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Instagram passes Twitter in race for US smartphone users

Instagram has overtaken Twitter to become more popular with US smartphone users, highlighting the rise of the Facebook-owned photo-sharing app as it begins to sell advertising.

Nearly 35 million Americans used Instagram at least once a month last year, compared with 30.8 million using Twitter's mobile app, according to estimates from E-Marketer, the research group.

Justin Sullivan | Getty Images

Mark Zuckerberg announced this week that Instagram had hit 200 million monthly active users worldwide, having grown more than sixfold since he acquired it in 2012. Both sites were developed for mobile users first but Twitter has a greater desktop userbase, with 240 million active monthly users.

(Read more: Visionary or looney? Zuckerberg on spending spree)

The Instagram app, popular with teens who enjoy its flattering visual filters, has helped Facebook keep hold of a younger audience who are tiring of the main social network.

Facebook's founder and chief executive held up Instagram as an example of how his dealmaking tactics – in the spotlight after this week's $2 billion takeover of Oculus, the virtual reality headset maker – have a record of success.

Instagram was Facebook's first acquisition and it has followed the same model of allowing the company to operate independently, albeit with access to Facebook resources, with its recent purchases of chat app WhatsApp and Oculus.

(Read more: The curious case of vanishing tweets)

David Ebersman, Facebook's chief financial officer, said Instagram has done better than Facebook expected and the deal was a "nice proof point" of the group's M&A strategy.

Instagram has recently allowed paid advertisements by marketers and is slowly building a business with brand marketers. The first advert ran late last year and this month it announced a deal with Omnicom, its first partnership with an advertising agency.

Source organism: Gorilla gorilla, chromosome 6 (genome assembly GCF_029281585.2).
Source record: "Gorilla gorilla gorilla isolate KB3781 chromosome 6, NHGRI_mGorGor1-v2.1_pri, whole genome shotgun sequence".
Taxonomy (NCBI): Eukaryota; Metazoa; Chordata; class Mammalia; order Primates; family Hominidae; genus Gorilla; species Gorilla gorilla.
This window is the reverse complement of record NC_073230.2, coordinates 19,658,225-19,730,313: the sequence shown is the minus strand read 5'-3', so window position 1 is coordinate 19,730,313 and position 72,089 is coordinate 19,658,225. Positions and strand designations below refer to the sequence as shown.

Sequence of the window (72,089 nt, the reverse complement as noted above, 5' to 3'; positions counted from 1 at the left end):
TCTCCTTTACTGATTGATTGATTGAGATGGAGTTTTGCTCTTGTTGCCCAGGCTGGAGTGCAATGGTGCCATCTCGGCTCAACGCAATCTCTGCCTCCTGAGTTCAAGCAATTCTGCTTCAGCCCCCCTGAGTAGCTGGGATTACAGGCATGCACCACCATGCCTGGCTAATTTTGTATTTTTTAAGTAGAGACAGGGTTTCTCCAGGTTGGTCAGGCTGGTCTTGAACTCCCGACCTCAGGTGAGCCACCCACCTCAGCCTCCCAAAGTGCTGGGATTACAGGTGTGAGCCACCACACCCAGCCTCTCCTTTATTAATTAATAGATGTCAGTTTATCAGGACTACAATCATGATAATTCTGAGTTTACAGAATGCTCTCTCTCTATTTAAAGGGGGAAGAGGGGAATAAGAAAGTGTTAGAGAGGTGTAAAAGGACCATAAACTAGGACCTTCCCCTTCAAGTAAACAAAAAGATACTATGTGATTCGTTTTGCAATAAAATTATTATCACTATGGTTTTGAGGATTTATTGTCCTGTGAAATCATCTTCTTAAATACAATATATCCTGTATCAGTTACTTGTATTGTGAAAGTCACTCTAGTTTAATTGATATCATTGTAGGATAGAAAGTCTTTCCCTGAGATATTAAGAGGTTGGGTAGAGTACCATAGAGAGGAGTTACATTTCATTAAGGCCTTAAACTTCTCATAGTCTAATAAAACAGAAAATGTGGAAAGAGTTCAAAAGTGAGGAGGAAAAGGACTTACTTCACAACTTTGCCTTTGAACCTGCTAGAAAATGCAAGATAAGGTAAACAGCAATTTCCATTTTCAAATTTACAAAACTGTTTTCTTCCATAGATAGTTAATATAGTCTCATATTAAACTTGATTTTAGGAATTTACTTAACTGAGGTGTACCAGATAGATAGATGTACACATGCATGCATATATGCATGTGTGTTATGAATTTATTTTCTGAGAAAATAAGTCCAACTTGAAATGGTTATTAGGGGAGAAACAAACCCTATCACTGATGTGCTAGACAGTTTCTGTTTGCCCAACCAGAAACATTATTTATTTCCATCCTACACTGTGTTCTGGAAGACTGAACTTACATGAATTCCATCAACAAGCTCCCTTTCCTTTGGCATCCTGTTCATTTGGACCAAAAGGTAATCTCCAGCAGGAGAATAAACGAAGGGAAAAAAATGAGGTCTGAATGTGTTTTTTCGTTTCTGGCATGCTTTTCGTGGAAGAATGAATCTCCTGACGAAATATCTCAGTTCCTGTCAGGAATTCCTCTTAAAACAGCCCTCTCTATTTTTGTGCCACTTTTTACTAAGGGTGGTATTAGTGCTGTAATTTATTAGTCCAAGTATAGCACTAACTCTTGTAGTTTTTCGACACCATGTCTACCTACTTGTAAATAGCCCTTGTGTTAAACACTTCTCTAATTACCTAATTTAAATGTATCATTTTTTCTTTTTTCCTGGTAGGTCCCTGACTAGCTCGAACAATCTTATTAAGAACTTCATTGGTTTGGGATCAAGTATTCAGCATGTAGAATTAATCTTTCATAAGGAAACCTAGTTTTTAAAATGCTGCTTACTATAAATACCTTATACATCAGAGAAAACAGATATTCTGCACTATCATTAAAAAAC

Deborah Aho-Williamson, an analyst at E-Marketer, said Instagram is coming on "very rapidly" and that brand advertisers see it as a "beautiful branding platform" to showcase images and video.

More from The Financial Times:

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But she added that the app was unlikely to take marketers away from Twitter, which is further along in the process of monetisation.

"The use cases are so different. Instagram is so much about sharing photos and video and little graphics whereas Twitter is so much more real-time information and news," she said.

Twitter has grabbed the attention of brand marketers in the US, the largest advertising market, and is moving on to other areas of the world and direct marketing and e-commerce at home. Direct response would feel "a little weird" on Instagram, Ms Williamson said.

(Read more: Turkey's Twitter ban slammed by politicians, public)

Investors worried about Twitter's user growth slowing after its first earnings announcement last month. Shares fell almost 20 per cent as analysts quizzed the management about whether growth could ever accelerate in the US. The company is busy making changes to its platform and in particular the process of joining in an attempt to make it easier to understand for new users.

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